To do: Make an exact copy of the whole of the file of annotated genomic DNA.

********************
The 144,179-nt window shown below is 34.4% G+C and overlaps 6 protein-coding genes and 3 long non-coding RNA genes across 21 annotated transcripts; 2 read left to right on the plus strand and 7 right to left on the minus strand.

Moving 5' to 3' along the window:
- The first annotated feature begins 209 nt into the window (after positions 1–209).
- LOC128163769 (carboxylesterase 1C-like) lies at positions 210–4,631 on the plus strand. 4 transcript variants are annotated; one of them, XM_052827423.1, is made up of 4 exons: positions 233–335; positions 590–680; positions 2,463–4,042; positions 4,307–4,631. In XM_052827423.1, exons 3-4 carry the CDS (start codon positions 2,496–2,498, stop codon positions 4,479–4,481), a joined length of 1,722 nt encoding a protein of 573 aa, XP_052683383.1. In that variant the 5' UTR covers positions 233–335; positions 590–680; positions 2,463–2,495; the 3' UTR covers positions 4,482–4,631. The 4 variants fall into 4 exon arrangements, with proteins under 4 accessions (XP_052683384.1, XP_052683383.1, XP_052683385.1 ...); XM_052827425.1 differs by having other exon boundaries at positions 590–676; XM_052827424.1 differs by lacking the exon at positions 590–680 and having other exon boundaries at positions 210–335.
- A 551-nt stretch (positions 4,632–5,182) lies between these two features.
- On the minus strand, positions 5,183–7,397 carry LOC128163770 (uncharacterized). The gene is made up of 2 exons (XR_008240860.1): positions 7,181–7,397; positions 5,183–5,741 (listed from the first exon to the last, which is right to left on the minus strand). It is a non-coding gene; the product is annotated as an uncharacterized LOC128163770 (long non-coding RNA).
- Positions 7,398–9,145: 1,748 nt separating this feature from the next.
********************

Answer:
The 144,179-nt window shown below is 34.4% G+C and overlaps 6 protein-coding genes and 3 long non-coding RNA genes across 21 annotated transcripts; 2 read left to right on the plus strand and 7 right to left on the minus strand.

Moving 5' to 3' along the window:
- The first annotated feature begins 209 nt into the window (after positions 1–209).
- LOC128163769 (carboxylesterase 1C-like) lies at positions 210–4,631 on the plus strand. 4 transcript variants are annotated; one of them, XM_052827423.1, is made up of 4 exons: positions 233–335; positions 590–680; positions 2,463–4,042; positions 4,307–4,631. In XM_052827423.1, exons 3-4 carry the CDS (start codon positions 2,496–2,498, stop codon positions 4,479–4,481), a joined length of 1,722 nt encoding a protein of 573 aa, XP_052683383.1. In that variant the 5' UTR covers positions 233–335; positions 590–680; positions 2,463–2,495; the 3' UTR covers positions 4,482–4,631. The 4 variants fall into 4 exon arrangements, with proteins under 4 accessions (XP_052683384.1, XP_052683383.1, XP_052683385.1 ...); XM_052827425.1 differs by having other exon boundaries at positions 590–676; XM_052827424.1 differs by lacking the exon at positions 590–680 and having other exon boundaries at positions 210–335.
- A 551-nt stretch (positions 4,632–5,182) lies between these two features.
- On the minus strand, positions 5,183–7,397 carry LOC128163770 (uncharacterized). The gene is made up of 2 exons (XR_008240860.1): positions 7,181–7,397; positions 5,183–5,741 (listed from the first exon to the last, which is right to left on the minus strand). It is a non-coding gene; the product is annotated as an uncharacterized LOC128163770 (long non-coding RNA).
- Positions 7,398–9,145: 1,748 nt separating this feature from the next.